Tim Stanley takes a conservative look back at 2013 in The Telegraph: “Isn’t the job of conservatives to bring the bad news? Not so says Fraser Nelson, who writes in The Spectator that 2013 was the best year on record. War is less common, death by Malaria less likely, fewer people are being killed by typhoons. And the big one is that globalisation, far from merely enriching the Illuminati, is spreading the wealth around: “What is going wrong with the world is vastly outweighed by what is going right. And the run of depressing news stories can actually blind us to the greatest story of our age: we really are on our way to making poverty history.”
Fraser’s conservatism is the kind that uplifts. Bruce Anderson’s, by contrast, is a real downer. Writing for the Telegraph, he warns that we are on the brink of nuclear catastrophe. With the end of the Cold War there is suddenly nothing to hold radical Islam back; madmen define the course of events. Palestine and Pakistan are ready to blow.
Without Pakistan, without a chronic and insoluble Palestinian crisis … this century would look promising. As it is, we have the two Ps, and mutually assured destruction is breaking down. It worked during the Cold War, and it has worked between India and Pakistan. Could it work between Israel and Iran? Could the Iranians be trusted not to hand some stuff out at the back door? For that matter, is it inconceivable that there could be a seepage from Pakistan? What about miniaturisation? A couple of hundred quid in a high street computer store will now buy you something more powerful than the Pentagon’s computer resources 40 years ago. All other forms of technology are becoming smaller, cheaper and more accessible. Is nuclear weaponry really immune from that?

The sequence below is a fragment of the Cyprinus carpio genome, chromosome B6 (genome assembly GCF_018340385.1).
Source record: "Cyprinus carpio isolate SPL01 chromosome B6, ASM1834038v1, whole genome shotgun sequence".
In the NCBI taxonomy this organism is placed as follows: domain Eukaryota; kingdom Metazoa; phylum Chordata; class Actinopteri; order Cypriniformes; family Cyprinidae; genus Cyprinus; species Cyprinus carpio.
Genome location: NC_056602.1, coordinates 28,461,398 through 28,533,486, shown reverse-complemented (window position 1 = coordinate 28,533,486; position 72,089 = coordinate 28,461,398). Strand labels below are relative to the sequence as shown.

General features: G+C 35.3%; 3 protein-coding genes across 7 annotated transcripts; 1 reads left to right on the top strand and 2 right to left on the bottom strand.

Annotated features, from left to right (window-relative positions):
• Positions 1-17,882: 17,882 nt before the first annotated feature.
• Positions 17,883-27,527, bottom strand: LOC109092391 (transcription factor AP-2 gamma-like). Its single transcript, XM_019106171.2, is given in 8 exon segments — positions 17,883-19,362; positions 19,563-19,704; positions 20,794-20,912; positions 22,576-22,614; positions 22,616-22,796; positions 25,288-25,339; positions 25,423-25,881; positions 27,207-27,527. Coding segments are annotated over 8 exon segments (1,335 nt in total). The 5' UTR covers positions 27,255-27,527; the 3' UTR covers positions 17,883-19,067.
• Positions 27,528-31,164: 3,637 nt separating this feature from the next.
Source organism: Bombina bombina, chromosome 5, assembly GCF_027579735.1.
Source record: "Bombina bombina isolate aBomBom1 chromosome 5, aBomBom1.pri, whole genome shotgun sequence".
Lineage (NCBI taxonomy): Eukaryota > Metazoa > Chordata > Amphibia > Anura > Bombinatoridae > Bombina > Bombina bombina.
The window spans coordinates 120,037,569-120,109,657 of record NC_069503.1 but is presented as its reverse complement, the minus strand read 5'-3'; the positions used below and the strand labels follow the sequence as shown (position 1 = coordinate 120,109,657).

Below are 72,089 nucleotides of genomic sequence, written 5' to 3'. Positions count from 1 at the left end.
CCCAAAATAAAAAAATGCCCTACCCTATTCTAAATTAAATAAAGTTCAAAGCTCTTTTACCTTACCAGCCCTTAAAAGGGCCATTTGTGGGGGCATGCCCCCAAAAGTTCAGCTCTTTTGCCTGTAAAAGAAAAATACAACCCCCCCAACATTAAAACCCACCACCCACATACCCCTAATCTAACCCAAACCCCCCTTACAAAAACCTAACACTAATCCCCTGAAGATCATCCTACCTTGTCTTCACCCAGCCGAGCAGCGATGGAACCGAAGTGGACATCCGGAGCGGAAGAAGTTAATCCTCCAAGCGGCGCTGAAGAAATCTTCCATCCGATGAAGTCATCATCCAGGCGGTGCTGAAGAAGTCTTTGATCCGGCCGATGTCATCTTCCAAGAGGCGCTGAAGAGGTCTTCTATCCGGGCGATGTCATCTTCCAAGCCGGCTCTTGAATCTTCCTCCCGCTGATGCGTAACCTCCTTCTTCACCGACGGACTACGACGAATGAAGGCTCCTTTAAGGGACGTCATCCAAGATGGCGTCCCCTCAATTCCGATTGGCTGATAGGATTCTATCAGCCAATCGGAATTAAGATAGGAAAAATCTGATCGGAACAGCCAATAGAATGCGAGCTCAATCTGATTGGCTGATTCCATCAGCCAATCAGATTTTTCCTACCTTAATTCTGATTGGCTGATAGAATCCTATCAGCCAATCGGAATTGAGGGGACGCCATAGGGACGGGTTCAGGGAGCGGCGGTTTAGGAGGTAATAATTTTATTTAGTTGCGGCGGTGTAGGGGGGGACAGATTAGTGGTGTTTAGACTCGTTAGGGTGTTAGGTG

Probably not, Bruce. Cue a blog post somewhere on “The 11 Best Ways to Smuggle an A-Bomb Through Customs”.The disagreement between these two conservative Scots is a reminder than conservatism isn’t one ideology but an umbrella for many different cultural reactions to the modern world. Between the two, I instinctively prefer Bruce Anderson’s take on 2013. Although I disagree with him in the scope of the problem, for Palestine and Pakistan are not the only two bits of the world we have to worry about.
Last year was a year of near-misses. The West nearly went to war in Syria, which would have put us on the side of an alliance that includes the kind of Islamists we’ve been fighting in Afghanistan. Although the humanitarian situation was undeniably horrific, we had no strategic interest for getting involved and no plan for getting out. Russia, by contrast, had good (if morally bankrupt) reasons for standing by its man, Bashar al-Assad. And so, had the West sent its warplanes, we could easily have been drawn into the kind of confrontation “over there” that leads to a nuclear war “over here”.
Meanwhile, Asia threatened to go fruitloop. North Korea declared hypothetical war on the United States, or at least to obliterate its capitalist lackeys that run South Korea. All of this was presumably for domestic consumption: Kim Jong-un was still working on building his brand in Pyongyang and clearly thought that “bomb-throwing psycho-loon” would win him more sympathy with the army and party. China on that occasion did the right thing and urged caution. But over the Senkakus islands it went a little postal itself, threatening to spark World War III for the sake of some fishing huts.
The point is that life may be getting better, but the good life is perpetually under threat of extinction. For Christians, that’s a familiar concept. We believe in Apocalypses both personal and Biblical. Every individual has to face death and ponder what might follow it; the whole of humanity will eventually face The End – the final battle between Good and Evil – in the faith that what comes after is the victory of Good. This isn’t to suggest that believers are all depressives, hanging around in expectation of mortality. On the contrary, knowing you’re going to die, or that there’s time limit on this social order, means that we have to try to live as brightly and rightly as possible. Death isn’t a threat. It’s a challenge.